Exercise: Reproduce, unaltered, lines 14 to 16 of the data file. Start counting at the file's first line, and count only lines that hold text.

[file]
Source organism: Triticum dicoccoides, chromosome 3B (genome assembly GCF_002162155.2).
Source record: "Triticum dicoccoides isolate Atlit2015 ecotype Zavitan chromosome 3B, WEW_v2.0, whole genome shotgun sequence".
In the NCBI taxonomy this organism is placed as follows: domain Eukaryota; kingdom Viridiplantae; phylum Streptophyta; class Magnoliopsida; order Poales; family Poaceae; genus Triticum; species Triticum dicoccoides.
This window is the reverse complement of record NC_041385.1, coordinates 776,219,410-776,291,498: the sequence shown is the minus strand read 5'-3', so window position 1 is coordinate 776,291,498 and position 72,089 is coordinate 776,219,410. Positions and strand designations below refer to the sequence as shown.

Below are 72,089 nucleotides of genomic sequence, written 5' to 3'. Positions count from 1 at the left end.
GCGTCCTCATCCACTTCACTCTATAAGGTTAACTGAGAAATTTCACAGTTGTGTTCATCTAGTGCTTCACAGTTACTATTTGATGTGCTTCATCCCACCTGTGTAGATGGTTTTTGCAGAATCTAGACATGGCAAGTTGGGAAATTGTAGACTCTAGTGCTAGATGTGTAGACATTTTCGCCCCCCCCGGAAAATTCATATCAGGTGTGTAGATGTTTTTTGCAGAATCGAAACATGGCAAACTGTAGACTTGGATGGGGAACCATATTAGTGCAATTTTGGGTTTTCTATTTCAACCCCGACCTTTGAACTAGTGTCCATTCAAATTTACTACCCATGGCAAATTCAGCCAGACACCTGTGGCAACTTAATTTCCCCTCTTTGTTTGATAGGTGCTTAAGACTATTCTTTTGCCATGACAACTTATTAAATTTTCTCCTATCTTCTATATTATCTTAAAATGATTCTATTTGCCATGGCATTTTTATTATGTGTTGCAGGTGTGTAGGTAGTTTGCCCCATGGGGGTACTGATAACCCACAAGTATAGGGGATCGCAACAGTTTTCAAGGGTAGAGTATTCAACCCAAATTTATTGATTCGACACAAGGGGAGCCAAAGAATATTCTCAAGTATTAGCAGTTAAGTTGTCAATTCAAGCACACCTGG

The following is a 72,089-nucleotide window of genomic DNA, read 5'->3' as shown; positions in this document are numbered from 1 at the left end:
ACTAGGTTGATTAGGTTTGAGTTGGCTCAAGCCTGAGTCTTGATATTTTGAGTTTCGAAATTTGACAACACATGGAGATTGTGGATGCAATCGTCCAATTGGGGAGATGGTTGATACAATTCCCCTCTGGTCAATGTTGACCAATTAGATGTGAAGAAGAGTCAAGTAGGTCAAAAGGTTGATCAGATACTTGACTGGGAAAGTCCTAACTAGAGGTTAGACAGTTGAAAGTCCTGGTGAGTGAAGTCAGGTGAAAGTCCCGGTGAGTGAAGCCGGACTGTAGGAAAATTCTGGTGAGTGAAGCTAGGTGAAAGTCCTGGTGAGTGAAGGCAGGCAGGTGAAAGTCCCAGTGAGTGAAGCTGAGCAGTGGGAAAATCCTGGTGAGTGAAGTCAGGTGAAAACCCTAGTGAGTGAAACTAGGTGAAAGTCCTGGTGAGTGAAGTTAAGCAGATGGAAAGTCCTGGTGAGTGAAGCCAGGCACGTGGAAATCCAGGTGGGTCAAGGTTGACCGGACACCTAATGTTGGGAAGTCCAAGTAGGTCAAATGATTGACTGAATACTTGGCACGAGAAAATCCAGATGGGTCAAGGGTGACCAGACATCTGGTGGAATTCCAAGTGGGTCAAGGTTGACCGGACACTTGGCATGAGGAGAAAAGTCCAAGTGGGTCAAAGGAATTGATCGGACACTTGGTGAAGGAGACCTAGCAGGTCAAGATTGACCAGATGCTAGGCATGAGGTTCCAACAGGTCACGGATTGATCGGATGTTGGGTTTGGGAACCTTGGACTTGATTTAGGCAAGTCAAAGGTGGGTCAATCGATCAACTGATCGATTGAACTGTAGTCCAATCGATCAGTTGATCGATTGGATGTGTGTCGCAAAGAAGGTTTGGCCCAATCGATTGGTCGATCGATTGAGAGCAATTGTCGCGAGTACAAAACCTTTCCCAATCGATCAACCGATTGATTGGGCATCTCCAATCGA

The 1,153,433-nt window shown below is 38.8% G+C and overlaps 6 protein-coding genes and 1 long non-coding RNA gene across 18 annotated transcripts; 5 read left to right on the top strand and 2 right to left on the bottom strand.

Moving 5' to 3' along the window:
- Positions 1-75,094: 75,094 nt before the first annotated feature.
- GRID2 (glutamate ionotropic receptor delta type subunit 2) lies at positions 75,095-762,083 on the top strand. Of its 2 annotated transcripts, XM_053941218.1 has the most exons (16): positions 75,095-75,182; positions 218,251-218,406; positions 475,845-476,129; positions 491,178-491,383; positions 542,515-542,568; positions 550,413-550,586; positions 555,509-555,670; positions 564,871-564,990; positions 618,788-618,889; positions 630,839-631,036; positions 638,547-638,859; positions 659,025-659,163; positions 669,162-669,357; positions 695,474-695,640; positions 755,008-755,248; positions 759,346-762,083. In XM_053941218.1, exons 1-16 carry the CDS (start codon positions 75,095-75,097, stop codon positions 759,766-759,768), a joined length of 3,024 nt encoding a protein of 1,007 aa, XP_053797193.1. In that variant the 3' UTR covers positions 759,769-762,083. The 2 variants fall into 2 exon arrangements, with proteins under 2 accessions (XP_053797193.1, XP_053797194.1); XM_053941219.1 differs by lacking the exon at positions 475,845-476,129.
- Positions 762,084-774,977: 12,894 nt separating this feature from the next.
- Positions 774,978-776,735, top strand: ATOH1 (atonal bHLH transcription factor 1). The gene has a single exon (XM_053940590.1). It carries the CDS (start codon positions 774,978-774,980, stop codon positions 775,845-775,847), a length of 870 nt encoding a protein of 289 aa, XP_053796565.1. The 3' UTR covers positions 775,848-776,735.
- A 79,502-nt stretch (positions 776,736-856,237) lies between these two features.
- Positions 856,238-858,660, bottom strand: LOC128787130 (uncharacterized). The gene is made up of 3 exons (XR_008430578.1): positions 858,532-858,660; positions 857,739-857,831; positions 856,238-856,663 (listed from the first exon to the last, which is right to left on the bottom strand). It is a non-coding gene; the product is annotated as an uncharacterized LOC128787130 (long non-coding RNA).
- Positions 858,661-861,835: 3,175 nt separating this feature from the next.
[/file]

- Positions 774,978-776,735, top strand: ATOH1 (atonal bHLH transcription factor 1). The gene has a single exon (XM_053940590.1). It carries the CDS (start codon positions 774,978-774,980, stop codon positions 775,845-775,847), a length of 870 nt encoding a protein of 289 aa, XP_053796565.1. The 3' UTR covers positions 775,848-776,735.
- A 79,502-nt stretch (positions 776,736-856,237) lies between these two features.
- Positions 856,238-858,660, bottom strand: LOC128787130 (uncharacterized). The gene is made up of 3 exons (XR_008430578.1): positions 858,532-858,660; positions 857,739-857,831; positions 856,238-856,663 (listed from the first exon to the last, which is right to left on the bottom strand). It is a non-coding gene; the product is annotated as an uncharacterized LOC128787130 (long non-coding RNA).